This algorithm is shown by the flow diagram in FIG. 6. In Step 602, upon detection of a PIP sensor 118 signal in Step 600, the MAF sensor is monitored. If a large tip-in or tip-out (as specified through calibration) is detected in Step 604, a corresponding tip_flag is set to 1 (or 1) and the speed density algorithm is used to calculate the cylinder air charge, i.e., calculate CACMAP (Step 606) and set tip_flag to 1 for tip-in and 1 for tip-out.

On the other hand, if in Step 604 no large tip-in or tip-out is-detected, and no such event (tip_flag) is in record (Step 608), the manifold filling algorithm is to calculate the cylinder air charge, i.e., calculate CACMAP (Step 610).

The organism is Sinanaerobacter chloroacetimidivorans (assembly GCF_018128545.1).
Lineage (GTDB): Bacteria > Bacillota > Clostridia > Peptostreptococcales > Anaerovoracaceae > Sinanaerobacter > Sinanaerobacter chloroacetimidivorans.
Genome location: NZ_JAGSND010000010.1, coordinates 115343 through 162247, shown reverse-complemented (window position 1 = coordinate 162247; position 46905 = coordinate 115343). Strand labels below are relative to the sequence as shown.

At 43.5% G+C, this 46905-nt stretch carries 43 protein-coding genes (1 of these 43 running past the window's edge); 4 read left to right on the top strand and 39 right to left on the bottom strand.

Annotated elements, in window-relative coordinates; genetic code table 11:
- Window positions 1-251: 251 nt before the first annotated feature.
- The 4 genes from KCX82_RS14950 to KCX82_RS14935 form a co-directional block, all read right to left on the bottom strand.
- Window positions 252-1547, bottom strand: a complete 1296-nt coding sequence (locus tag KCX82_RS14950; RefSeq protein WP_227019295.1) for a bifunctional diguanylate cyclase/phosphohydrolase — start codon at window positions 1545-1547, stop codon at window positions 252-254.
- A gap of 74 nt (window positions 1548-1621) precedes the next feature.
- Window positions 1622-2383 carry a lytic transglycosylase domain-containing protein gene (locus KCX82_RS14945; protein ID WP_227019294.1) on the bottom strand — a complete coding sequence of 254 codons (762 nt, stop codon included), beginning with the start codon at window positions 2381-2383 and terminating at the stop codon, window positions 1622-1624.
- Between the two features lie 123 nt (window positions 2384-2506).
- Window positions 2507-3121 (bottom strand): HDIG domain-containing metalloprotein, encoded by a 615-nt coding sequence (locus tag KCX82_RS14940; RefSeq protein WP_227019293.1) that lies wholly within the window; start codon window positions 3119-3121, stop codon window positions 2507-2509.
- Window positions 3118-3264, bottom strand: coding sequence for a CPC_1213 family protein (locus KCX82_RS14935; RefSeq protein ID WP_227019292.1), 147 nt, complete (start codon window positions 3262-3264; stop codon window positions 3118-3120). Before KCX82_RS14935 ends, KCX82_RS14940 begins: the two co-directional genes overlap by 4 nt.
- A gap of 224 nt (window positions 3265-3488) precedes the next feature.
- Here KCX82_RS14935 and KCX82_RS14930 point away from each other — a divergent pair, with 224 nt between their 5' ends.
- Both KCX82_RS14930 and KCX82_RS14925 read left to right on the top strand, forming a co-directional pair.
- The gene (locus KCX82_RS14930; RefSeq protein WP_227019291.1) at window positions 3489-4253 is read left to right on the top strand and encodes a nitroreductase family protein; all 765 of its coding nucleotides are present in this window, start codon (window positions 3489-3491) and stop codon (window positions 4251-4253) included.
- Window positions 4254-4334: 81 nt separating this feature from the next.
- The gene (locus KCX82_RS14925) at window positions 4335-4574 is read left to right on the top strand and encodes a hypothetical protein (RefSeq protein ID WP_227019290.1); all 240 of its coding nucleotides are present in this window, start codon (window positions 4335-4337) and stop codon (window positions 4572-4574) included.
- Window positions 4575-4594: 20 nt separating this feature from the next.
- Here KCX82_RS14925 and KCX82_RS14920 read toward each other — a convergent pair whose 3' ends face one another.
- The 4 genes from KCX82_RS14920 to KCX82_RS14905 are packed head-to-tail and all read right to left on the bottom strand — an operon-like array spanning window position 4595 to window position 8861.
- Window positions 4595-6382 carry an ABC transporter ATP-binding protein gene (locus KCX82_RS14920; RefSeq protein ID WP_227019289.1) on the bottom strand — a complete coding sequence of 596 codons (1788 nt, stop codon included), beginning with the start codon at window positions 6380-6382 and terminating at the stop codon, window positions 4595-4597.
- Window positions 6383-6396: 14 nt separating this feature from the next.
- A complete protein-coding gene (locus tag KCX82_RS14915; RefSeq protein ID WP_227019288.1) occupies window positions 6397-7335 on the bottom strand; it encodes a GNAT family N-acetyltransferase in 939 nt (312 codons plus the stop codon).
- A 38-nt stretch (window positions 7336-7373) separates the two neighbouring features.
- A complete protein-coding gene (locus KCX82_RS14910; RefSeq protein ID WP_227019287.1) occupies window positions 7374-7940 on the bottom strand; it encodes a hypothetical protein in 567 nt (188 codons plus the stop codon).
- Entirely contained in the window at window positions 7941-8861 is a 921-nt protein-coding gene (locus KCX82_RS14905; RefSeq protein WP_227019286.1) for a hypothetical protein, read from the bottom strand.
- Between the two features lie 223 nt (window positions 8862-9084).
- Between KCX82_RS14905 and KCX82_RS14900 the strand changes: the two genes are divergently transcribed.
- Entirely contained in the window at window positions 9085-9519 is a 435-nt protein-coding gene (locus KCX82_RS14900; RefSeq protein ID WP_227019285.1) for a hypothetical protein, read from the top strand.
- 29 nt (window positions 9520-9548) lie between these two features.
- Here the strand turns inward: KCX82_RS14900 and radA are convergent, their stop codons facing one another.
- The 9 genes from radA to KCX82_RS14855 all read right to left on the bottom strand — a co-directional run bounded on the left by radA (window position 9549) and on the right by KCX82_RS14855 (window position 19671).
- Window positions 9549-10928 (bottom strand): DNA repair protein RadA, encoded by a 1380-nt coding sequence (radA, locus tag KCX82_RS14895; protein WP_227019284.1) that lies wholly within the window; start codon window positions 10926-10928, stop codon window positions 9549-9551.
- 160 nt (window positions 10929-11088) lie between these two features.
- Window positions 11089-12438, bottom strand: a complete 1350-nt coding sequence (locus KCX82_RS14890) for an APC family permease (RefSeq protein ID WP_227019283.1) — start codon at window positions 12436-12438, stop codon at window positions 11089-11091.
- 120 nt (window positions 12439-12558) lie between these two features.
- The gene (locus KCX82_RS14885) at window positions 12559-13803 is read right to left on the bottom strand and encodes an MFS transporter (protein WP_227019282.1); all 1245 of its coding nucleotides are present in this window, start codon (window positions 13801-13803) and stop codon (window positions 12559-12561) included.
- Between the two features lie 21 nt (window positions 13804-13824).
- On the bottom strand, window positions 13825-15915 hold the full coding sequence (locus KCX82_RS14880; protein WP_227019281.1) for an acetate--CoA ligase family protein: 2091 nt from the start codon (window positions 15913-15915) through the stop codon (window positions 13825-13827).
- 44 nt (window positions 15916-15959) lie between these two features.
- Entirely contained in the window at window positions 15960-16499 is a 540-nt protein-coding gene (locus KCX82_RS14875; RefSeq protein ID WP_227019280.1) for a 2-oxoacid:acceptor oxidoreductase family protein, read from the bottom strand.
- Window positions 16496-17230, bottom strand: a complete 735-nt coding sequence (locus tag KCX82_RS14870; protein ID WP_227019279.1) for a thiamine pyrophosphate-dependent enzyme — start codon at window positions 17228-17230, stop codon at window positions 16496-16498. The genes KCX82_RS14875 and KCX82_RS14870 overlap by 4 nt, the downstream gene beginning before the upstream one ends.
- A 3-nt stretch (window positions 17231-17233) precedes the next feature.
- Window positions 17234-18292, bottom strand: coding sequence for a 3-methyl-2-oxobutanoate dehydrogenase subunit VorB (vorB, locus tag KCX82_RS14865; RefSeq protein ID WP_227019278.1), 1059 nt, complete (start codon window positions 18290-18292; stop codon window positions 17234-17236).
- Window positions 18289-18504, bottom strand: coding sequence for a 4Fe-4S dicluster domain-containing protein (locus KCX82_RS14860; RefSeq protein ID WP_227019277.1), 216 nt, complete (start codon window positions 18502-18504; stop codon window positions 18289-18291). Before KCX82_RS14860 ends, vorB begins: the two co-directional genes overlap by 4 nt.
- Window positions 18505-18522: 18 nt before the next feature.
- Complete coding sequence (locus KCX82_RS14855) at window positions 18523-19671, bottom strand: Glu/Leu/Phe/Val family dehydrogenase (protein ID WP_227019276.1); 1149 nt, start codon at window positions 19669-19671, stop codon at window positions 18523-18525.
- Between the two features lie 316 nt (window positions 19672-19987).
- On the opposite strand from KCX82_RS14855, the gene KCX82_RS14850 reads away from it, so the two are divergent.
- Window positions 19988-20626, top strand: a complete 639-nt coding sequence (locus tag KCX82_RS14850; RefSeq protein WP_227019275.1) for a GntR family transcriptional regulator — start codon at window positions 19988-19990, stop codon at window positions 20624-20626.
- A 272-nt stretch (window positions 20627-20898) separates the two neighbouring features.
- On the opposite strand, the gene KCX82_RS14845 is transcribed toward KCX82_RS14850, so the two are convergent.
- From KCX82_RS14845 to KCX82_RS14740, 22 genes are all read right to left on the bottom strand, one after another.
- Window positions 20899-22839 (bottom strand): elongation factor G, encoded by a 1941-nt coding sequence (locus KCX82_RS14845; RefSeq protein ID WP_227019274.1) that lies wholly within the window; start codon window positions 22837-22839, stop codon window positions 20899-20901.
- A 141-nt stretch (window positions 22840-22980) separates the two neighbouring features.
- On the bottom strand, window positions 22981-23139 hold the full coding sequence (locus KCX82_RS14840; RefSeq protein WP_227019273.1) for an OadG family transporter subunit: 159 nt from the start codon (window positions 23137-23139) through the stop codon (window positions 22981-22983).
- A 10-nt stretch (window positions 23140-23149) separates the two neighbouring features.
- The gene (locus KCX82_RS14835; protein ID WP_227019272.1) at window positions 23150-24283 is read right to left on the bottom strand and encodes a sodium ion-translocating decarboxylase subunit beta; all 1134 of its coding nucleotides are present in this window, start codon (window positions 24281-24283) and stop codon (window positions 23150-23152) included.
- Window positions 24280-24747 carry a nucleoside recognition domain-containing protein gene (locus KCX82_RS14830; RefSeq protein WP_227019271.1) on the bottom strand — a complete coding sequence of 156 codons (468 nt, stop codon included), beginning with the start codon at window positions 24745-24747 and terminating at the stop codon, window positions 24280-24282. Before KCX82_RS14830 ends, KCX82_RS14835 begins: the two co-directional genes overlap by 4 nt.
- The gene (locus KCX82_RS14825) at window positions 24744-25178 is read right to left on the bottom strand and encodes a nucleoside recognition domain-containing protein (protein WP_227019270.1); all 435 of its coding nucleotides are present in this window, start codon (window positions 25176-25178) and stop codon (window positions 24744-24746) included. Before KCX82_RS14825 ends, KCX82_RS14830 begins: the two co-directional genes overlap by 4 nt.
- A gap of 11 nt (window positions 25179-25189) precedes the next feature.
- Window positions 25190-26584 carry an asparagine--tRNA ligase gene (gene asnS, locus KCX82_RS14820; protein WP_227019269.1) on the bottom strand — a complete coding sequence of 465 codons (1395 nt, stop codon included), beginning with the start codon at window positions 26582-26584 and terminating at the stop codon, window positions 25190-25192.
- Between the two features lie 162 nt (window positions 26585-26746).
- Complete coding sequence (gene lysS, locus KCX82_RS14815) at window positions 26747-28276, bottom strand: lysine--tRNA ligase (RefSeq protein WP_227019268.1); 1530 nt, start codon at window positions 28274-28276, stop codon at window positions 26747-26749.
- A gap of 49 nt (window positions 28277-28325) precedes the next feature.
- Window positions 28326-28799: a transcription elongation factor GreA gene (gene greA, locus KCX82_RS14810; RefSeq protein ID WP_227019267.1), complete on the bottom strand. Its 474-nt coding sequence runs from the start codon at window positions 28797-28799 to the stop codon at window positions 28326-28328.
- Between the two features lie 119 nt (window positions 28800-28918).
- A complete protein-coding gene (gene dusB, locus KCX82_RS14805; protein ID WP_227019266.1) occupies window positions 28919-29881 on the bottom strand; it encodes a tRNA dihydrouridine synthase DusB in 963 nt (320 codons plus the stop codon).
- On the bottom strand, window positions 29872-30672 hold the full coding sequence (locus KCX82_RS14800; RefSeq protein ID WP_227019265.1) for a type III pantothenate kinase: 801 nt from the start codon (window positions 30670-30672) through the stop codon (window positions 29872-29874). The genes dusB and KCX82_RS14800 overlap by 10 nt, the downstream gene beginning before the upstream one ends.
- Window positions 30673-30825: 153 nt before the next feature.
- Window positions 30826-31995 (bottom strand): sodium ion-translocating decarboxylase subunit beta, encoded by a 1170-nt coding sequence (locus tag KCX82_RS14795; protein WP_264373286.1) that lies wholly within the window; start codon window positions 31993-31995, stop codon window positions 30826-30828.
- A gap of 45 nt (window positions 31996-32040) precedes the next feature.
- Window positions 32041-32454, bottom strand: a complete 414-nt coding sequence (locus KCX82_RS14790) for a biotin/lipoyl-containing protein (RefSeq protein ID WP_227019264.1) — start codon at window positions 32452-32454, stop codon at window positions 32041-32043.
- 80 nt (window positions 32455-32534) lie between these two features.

If, however, in Step 608, a tip_flag is detected (i.e., a tip_flag=1, or tip_flag=−1, is in the record), CACFINAL as described in FIG. 2, is used to perform the cylinder air charge estimation. More particularly, if current PIP sensor 118 count from such a tip_flag=1 (or tip_flag=−1) is within a minimal count window (Step 612), the speed density algorithm is used to perform the cylinder air charge estimation, i.e., calculate CACMAP, Step 614, and the related registers in the CPU 102 used to store calculated variables used in this process are updated. If, in Step 616, it is determined that the tip_flag=1 (or tip_flag=−1 for tip-out) record is outside a maximum count window, an interpolation process is forced and the cylinder air charge estimation based on equation 5 is used (i.e., a smooth transition for speed density algorithm (CACMAP) to manifold filling algorithm (CACMAF) as shown in FIG. 5), Step 618. In doing the interpolation process, if the cylinder air change estimation is logically reduced from the speed density algorithm CACMAP to the manifold filling algorithm CACMAF, based on: (1) the PIP count since the interpolation starts; and (2) a pre-determined number based on engine speed, amplitude and duration of tip-in (tip-out), the interpolation process is terminated and, then, the tip_flag and other registers related to the current tip-in (or tip-out) are all reset.